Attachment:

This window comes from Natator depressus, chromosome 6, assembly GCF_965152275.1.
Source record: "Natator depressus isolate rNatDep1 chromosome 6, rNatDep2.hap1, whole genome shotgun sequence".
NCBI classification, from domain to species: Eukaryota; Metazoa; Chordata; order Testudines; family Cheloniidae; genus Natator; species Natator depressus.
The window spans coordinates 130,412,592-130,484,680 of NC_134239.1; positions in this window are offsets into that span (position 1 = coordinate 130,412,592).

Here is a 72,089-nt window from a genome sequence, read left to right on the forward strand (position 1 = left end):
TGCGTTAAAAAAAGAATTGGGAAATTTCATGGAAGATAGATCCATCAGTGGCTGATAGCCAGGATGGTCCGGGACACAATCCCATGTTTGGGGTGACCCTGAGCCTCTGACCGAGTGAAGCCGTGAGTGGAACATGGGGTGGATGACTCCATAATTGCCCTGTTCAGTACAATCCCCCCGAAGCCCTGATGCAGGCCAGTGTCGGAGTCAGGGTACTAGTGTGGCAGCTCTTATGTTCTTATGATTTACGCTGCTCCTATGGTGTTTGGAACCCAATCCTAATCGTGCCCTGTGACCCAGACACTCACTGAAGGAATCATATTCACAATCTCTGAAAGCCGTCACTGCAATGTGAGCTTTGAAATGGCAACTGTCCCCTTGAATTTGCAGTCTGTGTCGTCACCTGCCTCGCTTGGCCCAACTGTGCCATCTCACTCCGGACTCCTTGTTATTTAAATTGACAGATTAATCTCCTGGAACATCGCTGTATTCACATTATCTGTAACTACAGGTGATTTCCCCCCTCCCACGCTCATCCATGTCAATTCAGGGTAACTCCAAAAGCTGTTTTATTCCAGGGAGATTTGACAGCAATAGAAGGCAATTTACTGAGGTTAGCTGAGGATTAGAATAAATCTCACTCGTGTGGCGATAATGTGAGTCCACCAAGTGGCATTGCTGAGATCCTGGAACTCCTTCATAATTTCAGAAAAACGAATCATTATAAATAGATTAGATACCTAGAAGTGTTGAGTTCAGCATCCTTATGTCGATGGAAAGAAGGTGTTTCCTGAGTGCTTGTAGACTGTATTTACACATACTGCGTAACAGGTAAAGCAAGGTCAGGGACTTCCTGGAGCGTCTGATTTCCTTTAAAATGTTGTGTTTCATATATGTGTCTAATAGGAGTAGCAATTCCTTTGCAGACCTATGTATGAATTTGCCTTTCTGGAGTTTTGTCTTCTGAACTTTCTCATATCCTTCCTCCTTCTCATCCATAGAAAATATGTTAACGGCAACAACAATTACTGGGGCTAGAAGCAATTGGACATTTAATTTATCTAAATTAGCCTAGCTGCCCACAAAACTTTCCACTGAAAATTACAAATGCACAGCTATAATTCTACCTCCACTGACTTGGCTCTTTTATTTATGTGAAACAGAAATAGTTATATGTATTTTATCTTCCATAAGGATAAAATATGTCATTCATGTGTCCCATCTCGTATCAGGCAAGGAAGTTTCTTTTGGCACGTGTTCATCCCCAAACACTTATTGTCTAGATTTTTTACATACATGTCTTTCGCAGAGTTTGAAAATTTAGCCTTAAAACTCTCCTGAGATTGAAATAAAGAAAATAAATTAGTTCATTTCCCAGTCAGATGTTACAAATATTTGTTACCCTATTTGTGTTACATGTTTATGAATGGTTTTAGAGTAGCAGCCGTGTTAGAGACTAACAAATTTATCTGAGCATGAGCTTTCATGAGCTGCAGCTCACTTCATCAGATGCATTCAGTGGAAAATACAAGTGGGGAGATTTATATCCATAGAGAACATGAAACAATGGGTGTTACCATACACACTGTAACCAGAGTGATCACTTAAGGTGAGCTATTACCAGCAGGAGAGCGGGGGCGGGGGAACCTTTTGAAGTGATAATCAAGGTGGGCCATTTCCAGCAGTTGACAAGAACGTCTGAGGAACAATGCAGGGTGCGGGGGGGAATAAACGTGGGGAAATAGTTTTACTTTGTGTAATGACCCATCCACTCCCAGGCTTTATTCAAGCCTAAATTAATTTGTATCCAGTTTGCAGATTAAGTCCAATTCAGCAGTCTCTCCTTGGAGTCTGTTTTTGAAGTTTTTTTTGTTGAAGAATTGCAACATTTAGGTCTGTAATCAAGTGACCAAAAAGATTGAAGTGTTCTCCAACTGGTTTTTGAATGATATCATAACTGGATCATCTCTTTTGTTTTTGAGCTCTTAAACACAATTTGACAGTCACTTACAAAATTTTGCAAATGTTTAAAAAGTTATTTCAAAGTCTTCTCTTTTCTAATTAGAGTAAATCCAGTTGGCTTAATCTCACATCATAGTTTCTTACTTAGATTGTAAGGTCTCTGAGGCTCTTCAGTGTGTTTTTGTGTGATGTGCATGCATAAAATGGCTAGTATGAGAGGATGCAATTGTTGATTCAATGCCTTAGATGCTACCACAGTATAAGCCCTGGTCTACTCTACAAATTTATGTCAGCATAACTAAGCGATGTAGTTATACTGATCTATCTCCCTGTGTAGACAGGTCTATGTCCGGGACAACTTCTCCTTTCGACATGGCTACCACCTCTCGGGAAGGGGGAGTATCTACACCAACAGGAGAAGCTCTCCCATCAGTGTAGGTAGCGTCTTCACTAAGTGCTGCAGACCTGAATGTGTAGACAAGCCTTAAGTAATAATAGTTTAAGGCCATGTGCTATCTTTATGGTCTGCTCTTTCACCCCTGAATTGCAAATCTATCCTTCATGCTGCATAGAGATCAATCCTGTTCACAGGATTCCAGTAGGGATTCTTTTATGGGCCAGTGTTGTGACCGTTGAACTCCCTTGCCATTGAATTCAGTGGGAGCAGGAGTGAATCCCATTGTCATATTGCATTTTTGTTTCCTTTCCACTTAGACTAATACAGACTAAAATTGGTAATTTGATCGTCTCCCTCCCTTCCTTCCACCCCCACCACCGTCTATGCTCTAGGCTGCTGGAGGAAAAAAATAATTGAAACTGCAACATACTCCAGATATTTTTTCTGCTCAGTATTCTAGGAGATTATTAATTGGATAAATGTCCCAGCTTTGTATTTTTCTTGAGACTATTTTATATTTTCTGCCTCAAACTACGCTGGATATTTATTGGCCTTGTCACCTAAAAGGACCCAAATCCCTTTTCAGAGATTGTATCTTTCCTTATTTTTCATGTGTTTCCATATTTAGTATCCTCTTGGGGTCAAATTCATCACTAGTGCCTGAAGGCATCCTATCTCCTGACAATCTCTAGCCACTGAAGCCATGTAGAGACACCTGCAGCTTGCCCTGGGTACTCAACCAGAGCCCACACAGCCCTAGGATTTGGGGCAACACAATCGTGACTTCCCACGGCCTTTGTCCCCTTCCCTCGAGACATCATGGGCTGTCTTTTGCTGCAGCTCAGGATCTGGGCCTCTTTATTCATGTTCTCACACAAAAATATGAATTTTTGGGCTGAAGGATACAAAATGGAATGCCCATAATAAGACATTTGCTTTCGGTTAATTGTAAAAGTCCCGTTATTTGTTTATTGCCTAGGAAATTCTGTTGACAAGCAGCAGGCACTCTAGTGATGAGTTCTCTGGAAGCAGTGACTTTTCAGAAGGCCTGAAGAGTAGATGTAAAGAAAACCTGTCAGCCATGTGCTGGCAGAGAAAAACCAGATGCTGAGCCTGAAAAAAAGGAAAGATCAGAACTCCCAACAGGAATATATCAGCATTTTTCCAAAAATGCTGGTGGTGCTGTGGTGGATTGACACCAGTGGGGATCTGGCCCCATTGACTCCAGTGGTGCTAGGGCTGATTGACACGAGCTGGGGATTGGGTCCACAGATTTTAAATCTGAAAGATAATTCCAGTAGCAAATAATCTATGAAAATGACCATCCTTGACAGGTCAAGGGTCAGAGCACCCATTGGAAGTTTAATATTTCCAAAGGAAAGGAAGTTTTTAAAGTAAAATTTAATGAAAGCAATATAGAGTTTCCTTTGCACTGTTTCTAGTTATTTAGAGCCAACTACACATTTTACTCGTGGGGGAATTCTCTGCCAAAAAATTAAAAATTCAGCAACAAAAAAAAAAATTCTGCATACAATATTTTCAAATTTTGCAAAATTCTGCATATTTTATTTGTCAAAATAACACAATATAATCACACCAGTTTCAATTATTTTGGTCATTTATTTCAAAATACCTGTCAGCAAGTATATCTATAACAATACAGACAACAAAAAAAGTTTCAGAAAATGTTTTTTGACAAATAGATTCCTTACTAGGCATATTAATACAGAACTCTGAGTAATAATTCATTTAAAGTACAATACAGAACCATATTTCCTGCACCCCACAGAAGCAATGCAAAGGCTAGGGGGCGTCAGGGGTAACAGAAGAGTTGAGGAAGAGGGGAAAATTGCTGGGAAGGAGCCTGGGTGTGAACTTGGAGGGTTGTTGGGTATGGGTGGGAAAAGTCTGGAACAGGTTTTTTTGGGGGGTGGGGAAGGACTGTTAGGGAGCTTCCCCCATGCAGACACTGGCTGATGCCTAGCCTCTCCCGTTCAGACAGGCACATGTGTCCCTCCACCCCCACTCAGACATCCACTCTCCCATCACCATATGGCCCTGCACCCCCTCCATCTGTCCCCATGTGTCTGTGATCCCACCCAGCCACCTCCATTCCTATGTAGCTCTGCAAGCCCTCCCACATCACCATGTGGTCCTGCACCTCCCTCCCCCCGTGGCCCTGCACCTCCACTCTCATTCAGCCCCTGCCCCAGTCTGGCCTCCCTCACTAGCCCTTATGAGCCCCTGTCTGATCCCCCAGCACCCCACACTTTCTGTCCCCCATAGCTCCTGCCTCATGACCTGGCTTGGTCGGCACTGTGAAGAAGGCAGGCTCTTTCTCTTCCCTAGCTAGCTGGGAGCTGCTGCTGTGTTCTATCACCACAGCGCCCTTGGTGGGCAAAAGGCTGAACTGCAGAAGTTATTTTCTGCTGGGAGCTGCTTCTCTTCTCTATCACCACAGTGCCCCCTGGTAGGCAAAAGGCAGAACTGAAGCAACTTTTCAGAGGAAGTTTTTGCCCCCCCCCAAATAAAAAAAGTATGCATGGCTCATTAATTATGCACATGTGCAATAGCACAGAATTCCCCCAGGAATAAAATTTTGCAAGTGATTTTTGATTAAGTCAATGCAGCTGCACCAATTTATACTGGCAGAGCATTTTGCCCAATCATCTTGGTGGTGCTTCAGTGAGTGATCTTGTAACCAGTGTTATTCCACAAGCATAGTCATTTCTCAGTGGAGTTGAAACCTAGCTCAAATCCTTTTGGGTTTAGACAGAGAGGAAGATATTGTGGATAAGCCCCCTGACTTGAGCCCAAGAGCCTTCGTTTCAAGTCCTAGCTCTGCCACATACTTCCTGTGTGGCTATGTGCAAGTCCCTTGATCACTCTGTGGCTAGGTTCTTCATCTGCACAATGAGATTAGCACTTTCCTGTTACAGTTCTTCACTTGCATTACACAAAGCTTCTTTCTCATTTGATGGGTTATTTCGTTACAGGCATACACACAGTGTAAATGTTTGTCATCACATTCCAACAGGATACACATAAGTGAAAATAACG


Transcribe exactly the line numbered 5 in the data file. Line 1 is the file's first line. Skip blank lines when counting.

Here is a 72,089-nt window from a genome sequence, read left to right on the forward strand (position 1 = left end):